I had the opportunity to spend eighteen months as a missionary for my church, and spent that time in the Amazon. I bounced between two cities, Manaus and Boa Vista, Brazil, and fell in love with the people, the language and the culture. I had the chance to experience the living conditions of some of the most humble people on earth. When I came home from my time serving, I immediately went on a work trip with my dad. We stayed at a five-star hotel in Hollywood and were “wined and dined” by people who wanted my dad’s business. Going from dirt floors and tin roofs, to high-rises and carpet, sent me on a reverse culture shock that I wasn’t expecting. As my dad was in meetings, I went across the street to a high-end mall and walked alone, just watching the crowds of people pass by and realizing that none of them knew where I was or what I had seen just days before. They gave no thought to what else existed in the world other than their next shopping destination.
I know that the feelings I was having were fresh and intense and I can’t fault those people for carrying on with their lives, I eventually did the same! But I’ll never forget how small and insignificant I felt in that moment. I had gone from purpose-driven and service-oriented, to jumping headlong into “the world” again. I sat on a bench and gave myself room to think about what difference, if any, I had made in those short eighteen months in the Amazon jungle.
On one visit, about halfway through my mission, an older woman asked me where I was from. I told her I was from the United States and she got excited as she asked if I spoke English. (That made me grin.) I told her I did and she stood and brought me some scriptures that she had, but that were in English. Inside the cover was a letter a father had written. It explained how one Father’s Day he was leaving his home to run some errands and hadn’t realized his toddler had followed him out the door. He accidentally ran over his son and killed him. He told how shattered and lost he felt, and how a series of verses kept him grounded through his sorrow and taught him how to hope again after such a devastating loss. At the end of the letter was a reference to a verse in the book. We found the verse and read it, where there was a small testimony written at the bottom of the page along with another reference to a new verse. We spent the next little while following the chain of verses and watching the faith of this father strengthen, verse by verse. We were all deeply moved and edified by his faith and humility and by the grace God had granted him in healing from something so heart wrenching. It was sacred.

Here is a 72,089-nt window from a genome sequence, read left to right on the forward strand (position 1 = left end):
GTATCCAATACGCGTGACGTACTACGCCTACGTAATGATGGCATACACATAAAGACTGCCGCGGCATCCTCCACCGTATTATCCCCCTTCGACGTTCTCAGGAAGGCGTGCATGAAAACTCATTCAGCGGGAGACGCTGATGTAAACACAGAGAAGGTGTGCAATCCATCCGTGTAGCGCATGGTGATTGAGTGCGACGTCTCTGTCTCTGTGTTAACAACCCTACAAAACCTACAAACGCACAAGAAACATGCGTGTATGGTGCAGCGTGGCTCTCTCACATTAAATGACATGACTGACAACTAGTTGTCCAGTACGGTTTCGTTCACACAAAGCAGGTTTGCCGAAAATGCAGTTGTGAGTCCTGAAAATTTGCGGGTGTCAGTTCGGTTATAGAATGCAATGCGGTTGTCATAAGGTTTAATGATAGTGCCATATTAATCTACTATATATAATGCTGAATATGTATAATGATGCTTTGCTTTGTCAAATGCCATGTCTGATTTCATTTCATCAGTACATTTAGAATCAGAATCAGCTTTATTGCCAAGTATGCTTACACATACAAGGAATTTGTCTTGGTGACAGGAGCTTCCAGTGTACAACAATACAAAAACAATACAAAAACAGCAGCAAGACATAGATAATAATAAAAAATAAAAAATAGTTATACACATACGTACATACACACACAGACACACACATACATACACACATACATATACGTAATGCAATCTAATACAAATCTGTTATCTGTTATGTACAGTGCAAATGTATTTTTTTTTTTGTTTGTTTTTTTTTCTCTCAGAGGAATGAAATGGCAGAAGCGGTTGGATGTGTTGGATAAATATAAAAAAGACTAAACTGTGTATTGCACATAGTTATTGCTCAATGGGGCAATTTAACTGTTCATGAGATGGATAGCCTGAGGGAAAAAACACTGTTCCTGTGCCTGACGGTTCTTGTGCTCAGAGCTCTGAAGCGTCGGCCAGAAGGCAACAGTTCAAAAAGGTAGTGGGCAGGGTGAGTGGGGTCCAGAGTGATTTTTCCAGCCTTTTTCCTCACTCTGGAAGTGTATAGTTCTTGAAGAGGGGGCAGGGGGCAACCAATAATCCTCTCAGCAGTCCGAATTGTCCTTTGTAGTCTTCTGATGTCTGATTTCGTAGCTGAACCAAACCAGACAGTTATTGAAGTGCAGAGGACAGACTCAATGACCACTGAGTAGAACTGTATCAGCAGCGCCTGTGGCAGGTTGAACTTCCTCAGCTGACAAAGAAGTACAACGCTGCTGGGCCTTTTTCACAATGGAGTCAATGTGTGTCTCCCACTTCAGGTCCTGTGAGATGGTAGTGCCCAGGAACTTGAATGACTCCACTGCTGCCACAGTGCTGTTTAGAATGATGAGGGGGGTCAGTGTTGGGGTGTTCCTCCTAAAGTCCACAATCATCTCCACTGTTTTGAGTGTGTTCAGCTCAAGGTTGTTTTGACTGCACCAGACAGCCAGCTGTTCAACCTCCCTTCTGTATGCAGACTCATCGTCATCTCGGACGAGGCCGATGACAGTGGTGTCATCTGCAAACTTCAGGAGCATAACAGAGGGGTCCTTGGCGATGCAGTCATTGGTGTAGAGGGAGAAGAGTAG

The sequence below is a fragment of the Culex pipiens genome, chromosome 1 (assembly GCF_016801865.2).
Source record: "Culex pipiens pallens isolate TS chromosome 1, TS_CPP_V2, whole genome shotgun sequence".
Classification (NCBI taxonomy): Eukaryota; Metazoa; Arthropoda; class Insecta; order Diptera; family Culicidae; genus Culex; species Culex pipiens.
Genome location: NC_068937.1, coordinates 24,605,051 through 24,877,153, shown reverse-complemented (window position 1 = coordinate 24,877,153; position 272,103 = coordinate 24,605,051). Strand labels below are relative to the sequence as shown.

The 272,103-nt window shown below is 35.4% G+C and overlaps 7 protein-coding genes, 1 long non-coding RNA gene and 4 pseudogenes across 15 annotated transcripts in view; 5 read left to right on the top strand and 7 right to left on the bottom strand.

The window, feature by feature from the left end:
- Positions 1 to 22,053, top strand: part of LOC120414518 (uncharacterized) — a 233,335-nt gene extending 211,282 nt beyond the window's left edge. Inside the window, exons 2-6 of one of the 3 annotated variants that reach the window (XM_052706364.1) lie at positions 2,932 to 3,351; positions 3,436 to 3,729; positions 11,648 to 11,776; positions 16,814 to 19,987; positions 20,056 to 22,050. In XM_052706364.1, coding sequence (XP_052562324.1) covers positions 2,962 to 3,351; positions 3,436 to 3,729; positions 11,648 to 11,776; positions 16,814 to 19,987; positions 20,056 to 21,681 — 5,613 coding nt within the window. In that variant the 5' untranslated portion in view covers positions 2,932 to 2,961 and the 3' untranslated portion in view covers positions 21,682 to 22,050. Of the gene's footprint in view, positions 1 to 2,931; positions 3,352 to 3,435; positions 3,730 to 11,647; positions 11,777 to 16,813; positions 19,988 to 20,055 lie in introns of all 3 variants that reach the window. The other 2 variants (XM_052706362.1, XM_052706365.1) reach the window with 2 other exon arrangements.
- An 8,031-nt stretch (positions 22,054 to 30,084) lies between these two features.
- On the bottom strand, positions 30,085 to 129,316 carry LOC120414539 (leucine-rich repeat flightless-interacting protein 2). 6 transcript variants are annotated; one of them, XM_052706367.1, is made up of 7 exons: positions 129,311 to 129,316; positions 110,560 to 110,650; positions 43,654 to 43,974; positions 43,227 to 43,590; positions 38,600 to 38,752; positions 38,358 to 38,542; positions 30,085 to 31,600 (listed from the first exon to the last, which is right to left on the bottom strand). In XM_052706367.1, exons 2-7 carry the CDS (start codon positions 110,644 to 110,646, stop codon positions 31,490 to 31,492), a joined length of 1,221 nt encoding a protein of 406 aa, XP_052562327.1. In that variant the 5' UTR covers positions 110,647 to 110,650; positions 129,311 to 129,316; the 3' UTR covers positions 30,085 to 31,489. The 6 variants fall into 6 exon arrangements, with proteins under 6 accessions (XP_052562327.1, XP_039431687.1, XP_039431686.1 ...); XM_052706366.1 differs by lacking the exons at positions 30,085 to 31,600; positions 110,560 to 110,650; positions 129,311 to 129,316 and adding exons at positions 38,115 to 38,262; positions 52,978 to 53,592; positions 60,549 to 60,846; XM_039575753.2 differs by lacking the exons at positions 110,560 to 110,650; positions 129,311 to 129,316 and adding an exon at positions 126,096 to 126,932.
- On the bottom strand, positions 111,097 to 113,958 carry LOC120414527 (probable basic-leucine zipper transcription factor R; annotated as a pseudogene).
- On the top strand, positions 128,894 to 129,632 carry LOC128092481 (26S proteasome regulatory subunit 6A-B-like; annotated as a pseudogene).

Before we left, I had to ask her how she ended up with an English set of scriptures. She said she’d had it for years and couldn’t remember. I was humbled in my curiosity as I wondered… Did the man know his testimony had reached its way to the heart of the Amazon? Did he have any idea that a group of people would be so moved by his words and his story of faith?
Fast-forward to the moment in the Hollywood shopping mall and my question about my influence as a missionary… Perhaps I taught a few people about Jesus. Perhaps my time made a difference to some. Perhaps some day I’ll cross paths with someone who benefited from my efforts there. Or perhaps not. But, just like that man and his English testimony moving the hearts of Brazilian people, there’s no way to know, nor can I underestimate any of it. I just know I did my best and I trust the power of influence to travel where it will.
Join Our Newsletter Journey
Dive deeper into the world of Big Ocean Women. By subscribing to our newsletter, you'll receive a monthly dose of empowering stories, insightful articles, and the latest news from our global sisterhood. Don't miss out on the wave of inspiration – subscribe now and be part of our ever-growing community.